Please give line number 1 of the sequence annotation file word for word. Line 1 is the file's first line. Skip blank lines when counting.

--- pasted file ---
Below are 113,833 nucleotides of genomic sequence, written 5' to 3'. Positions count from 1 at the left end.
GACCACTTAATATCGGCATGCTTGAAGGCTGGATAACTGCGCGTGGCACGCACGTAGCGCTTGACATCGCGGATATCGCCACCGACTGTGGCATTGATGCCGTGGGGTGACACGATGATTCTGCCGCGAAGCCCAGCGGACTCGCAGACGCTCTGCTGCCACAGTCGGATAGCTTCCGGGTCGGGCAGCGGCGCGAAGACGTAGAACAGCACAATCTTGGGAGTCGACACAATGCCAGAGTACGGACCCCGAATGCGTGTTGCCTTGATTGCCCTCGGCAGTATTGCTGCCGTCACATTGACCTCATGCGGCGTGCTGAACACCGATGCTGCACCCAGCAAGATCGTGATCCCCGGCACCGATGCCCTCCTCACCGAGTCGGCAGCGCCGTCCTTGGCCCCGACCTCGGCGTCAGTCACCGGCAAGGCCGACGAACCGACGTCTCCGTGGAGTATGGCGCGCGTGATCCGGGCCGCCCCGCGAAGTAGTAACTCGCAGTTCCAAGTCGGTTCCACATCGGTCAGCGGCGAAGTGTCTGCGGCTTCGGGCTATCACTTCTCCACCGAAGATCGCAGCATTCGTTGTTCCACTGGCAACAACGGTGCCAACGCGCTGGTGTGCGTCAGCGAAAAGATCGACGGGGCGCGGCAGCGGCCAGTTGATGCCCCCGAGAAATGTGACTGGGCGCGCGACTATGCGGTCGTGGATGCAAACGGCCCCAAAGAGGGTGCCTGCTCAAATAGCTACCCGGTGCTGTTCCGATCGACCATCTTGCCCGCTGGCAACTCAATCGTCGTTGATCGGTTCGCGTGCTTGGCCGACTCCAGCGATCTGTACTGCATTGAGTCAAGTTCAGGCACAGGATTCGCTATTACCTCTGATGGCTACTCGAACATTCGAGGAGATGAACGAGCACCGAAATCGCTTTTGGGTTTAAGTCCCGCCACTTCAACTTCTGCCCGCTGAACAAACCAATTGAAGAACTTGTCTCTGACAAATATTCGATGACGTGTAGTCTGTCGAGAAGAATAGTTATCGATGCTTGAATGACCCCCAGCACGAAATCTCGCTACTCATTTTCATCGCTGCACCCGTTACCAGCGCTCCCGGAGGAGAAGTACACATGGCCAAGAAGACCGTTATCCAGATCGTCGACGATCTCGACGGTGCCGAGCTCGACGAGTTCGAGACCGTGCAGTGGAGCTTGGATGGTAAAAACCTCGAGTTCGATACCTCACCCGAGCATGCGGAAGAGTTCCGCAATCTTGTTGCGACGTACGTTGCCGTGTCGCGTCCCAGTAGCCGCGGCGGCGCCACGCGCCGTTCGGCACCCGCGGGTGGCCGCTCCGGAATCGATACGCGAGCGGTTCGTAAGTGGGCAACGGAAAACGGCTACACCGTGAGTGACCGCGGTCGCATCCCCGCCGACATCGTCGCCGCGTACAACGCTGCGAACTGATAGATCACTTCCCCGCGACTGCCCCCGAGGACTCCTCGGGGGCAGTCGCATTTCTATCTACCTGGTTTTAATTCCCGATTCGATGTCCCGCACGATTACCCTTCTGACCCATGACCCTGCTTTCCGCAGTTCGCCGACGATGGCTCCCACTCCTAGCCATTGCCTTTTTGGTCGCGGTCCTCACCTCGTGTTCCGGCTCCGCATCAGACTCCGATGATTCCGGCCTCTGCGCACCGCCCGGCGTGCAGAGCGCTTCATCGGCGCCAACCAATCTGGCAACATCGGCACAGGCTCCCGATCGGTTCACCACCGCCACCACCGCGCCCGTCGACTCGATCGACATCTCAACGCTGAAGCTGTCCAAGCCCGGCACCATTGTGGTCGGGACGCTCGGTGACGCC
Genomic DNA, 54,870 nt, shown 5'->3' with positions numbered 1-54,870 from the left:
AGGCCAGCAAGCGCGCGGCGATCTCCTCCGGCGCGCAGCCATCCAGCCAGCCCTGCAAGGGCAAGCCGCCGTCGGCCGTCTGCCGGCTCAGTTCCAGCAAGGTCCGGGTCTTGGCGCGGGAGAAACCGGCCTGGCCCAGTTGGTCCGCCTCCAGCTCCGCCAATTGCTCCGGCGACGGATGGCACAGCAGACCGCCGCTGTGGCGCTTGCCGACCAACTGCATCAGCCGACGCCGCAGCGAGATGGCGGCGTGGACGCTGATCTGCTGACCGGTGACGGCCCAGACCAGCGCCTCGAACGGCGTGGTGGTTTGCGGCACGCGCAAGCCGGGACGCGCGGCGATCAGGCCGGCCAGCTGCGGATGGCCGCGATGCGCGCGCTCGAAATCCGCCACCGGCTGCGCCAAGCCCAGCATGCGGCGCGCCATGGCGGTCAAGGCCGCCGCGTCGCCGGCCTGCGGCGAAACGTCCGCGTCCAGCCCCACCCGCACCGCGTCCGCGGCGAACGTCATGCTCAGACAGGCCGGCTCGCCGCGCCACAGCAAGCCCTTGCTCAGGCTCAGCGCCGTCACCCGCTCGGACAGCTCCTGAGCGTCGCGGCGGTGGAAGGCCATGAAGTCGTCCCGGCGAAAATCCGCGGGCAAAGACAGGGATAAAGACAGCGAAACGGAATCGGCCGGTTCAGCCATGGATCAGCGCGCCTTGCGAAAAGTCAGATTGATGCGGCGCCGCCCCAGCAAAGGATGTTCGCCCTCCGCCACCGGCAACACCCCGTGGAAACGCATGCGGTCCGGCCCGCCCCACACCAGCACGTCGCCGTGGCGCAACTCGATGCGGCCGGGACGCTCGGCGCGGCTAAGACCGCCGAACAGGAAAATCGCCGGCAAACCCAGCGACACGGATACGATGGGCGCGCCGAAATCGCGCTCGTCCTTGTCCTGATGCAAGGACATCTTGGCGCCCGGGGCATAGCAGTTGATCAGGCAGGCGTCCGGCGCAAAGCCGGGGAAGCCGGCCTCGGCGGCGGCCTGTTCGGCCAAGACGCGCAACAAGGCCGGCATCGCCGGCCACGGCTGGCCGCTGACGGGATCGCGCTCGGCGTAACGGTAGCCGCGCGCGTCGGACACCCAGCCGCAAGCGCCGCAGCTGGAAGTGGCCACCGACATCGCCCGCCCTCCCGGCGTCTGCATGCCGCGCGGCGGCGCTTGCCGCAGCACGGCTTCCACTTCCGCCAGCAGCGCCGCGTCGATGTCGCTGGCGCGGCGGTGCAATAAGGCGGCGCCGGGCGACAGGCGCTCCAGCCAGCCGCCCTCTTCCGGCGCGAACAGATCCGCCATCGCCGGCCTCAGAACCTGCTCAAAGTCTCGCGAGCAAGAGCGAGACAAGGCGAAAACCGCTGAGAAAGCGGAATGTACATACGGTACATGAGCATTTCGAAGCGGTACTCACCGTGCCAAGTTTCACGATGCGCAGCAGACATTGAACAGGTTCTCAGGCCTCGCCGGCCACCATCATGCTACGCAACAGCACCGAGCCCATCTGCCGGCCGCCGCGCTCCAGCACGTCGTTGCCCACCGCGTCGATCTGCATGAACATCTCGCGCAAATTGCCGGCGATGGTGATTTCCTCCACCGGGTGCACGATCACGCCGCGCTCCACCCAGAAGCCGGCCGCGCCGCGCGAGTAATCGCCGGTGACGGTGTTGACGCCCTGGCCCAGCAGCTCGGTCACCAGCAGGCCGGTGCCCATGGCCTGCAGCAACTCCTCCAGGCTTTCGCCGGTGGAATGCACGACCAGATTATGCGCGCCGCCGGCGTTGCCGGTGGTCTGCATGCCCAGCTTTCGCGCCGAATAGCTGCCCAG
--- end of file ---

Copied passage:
Below are 113,833 nucleotides of genomic sequence, written 5' to 3'. Positions count from 1 at the left end.